Using Rasch Measurement Theory to evaluate the psychometric quality of a financial risk tolerance scale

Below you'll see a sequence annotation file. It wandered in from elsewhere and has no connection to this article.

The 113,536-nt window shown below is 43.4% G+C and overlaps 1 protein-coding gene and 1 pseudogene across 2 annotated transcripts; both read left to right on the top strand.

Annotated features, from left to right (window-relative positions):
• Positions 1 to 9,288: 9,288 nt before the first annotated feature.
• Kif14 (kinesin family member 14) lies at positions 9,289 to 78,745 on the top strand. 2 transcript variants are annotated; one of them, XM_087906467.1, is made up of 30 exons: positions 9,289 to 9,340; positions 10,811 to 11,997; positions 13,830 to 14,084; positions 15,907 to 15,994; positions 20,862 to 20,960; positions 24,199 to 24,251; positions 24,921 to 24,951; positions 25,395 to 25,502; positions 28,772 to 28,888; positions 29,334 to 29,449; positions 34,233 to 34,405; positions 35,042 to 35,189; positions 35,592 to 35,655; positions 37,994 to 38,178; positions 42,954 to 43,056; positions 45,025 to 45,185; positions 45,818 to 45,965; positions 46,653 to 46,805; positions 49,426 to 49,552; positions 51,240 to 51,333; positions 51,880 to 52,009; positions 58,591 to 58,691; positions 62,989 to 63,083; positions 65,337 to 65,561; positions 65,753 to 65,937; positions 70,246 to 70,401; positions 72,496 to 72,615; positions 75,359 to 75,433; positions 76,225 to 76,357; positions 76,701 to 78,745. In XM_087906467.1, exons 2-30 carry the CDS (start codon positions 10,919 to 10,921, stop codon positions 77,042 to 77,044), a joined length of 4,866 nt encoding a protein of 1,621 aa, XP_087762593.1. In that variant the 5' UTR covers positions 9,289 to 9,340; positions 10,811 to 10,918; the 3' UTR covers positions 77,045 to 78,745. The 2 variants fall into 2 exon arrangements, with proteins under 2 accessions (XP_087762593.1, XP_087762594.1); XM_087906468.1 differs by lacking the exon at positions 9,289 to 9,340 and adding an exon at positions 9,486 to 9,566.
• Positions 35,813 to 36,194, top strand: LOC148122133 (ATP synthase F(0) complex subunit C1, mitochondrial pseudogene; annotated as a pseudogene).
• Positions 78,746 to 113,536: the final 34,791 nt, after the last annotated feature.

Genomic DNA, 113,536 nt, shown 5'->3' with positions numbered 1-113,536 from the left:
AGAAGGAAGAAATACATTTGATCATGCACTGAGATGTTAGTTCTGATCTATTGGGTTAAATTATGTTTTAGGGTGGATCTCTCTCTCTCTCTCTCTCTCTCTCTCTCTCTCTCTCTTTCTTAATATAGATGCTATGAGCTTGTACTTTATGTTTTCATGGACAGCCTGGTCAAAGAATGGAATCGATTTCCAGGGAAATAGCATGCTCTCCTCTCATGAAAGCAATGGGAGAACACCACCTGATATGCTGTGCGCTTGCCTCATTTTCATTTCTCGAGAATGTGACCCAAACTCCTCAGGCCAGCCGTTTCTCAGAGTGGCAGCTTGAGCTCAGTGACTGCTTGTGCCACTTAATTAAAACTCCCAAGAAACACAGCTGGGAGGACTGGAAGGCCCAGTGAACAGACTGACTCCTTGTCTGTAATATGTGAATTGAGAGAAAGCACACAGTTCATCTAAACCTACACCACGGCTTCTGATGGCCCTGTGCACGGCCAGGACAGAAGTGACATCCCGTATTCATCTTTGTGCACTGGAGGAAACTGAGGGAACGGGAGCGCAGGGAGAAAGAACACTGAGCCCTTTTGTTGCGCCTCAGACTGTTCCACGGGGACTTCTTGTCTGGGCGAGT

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The development, evaluation, and improvement of financial risk tolerance (FRT) assessments are pursued goals among scholars and professionals, particularly in the fields of financial planning and consumer economics. Accurate and consistent FRT measures are important for financial planning and counseling professionals committed to advising consumers and researchers dedicated to understanding and predicting individuals’ financial decisions and behaviors under risk. In an effort to foster continuing discussions on ways to measure FRT with greater reliability and validity, and to advance FRT assessment in general, this research presents a novel paradigm to measurement with the expectation that the procedure will lead to the development of new measures, and the evaluation, and refinement of existing FRT measures. This dissertation purposed two main objectives. The first is to introduce Rasch Measurement Theory as a theoretically strong and probabilistic model, and one that may serve as an alternative to Classical Test Theory for the measurement of FRT. A thorough description of this model detailing its robust theoretical assumptions, analysis about its advantages, and discussion on its utility for improving FRT measures is presented. The second purpose is to demonstrate an application of Rasch Measurement Theory by using a FRT measure in the context of financial planning, and consumer economics. By using a psychometric analysis based on Rasch Measurement Theory, the scale properties were evaluated and refined. This yielded an improved, robust, and psychometrically sound version of the Grable and Lytton’s (1999) FRT scale.